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Urtica dioica

Most of us have probably made a painful acquaintance with the stinging nettle at an early age so a botanical introduction would be superfluous. Yet, there is much more to this bellicose herb than meets the pain receptors. The humble stinging nettle is indeed one of THE most useful plants in the garden. Every part of this plant is useful in various ways -yes, even the seeds! 

Stinging nettle flowers are tiny and very inconspicuous but the seeds are easy to identify. They form dangling catkin-like strands packed with little 'nuts'. However, they are not so easy to collect! The stinging hairs on the surrounding leaves provide a very effective defence.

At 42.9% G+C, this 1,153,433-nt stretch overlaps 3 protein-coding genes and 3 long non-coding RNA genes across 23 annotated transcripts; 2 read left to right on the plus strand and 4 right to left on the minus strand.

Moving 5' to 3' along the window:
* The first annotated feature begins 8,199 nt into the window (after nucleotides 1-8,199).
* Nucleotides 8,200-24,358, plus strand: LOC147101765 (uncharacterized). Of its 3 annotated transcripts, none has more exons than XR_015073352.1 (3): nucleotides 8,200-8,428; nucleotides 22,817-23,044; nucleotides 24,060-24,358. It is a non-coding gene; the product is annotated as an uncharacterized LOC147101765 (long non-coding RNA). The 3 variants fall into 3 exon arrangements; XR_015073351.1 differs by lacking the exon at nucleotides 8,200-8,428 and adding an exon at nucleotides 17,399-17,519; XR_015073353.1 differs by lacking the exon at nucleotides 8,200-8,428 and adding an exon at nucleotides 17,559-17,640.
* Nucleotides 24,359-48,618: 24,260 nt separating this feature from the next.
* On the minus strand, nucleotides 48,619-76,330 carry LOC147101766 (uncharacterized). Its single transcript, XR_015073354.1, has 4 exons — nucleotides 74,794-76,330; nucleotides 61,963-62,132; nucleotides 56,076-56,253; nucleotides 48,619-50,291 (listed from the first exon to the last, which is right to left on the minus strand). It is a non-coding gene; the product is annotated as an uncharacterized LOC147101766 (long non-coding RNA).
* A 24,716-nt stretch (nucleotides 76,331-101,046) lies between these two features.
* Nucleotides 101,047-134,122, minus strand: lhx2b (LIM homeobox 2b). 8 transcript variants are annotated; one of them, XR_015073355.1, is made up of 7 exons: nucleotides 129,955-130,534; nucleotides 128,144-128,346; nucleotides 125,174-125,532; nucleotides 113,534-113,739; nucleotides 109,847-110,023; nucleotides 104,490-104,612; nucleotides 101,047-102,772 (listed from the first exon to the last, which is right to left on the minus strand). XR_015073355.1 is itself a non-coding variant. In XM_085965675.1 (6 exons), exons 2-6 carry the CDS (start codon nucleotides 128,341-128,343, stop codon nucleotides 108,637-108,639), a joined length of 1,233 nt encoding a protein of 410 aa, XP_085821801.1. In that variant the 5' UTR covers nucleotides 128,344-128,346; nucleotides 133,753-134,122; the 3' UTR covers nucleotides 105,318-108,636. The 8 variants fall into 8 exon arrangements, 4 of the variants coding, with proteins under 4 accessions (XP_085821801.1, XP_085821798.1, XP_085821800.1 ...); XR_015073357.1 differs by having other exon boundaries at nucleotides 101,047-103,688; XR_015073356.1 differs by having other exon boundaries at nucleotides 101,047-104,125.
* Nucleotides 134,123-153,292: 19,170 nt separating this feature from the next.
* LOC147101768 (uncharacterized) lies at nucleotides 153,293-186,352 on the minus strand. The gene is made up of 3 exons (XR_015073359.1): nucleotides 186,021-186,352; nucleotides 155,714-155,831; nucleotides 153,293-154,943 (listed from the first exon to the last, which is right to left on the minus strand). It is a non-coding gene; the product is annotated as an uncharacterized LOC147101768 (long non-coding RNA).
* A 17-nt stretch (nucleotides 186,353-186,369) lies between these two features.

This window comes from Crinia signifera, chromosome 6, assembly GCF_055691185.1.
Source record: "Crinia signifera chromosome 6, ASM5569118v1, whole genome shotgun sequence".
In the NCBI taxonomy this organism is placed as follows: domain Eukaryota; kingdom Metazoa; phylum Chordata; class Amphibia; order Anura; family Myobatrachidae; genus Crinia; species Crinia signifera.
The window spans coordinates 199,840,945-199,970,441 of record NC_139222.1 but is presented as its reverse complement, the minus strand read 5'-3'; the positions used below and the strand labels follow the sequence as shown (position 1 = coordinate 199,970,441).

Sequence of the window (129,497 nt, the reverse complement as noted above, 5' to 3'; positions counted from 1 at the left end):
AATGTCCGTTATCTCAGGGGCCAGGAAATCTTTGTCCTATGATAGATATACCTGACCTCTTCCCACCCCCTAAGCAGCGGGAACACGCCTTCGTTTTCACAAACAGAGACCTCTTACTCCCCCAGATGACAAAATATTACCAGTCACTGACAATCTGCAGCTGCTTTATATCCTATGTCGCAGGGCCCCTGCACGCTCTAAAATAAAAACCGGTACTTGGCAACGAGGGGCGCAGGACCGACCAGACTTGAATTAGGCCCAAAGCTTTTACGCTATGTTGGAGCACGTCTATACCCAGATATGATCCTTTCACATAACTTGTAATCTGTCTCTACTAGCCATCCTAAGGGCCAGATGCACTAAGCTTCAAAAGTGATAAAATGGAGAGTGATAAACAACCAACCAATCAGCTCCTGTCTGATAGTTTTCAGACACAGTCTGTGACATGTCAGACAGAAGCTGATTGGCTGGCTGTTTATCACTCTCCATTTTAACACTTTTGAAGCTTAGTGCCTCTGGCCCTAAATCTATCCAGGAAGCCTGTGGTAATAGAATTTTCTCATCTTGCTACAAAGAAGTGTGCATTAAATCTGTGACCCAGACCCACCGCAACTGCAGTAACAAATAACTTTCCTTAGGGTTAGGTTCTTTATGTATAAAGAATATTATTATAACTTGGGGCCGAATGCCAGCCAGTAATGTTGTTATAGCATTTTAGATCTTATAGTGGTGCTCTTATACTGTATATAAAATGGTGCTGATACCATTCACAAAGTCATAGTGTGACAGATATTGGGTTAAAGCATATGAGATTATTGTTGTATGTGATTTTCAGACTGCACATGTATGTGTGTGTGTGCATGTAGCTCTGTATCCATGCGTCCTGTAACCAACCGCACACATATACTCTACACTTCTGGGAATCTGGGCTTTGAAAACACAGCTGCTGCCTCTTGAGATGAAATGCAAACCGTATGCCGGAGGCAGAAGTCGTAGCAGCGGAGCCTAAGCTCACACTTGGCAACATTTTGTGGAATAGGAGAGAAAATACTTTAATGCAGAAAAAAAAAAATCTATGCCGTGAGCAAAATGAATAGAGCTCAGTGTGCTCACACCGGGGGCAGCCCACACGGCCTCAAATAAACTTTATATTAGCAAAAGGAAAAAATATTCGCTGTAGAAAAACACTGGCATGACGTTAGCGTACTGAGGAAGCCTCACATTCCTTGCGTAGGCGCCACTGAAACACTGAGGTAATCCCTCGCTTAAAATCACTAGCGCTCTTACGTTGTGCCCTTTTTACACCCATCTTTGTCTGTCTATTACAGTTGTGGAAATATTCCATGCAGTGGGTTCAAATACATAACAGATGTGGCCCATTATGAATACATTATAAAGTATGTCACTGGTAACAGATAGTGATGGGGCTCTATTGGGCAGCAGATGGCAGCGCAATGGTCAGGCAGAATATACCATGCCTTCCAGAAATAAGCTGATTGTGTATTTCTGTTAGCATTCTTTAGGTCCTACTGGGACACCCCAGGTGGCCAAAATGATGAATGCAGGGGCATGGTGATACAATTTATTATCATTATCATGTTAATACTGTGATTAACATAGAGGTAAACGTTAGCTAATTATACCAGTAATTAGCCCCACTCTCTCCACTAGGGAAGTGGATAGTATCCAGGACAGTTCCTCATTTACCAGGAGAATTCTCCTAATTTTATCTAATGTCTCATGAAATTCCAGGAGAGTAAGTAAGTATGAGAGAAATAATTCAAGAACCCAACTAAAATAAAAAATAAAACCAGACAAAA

Lightly toasted and mixed with salt the nutty seeds make a tasty 'Gamasio' that can be sprinkled on foods for added nutrition and flavour.

Nettle seeds are sometimes touted as a ‘superfood’' but there is little evidence to support that claim. However, according to some studies, they are both, antioxidant and antimicrobial. The seeds may prove useful as an anti-inflammatory agent to soothe the irritation of colitis. In folk-medicine, nettle seeds are associated with male virility and are said to support the adrenal glands.

Stinging nettle seeds are said to make men and horses 'spunky' which explains their traditional use as a fortifying aphrodisiac. They can be added to various love philtres and other amorous concoctions. An expressed oil, as well as an oil extract, can be used to the same effect.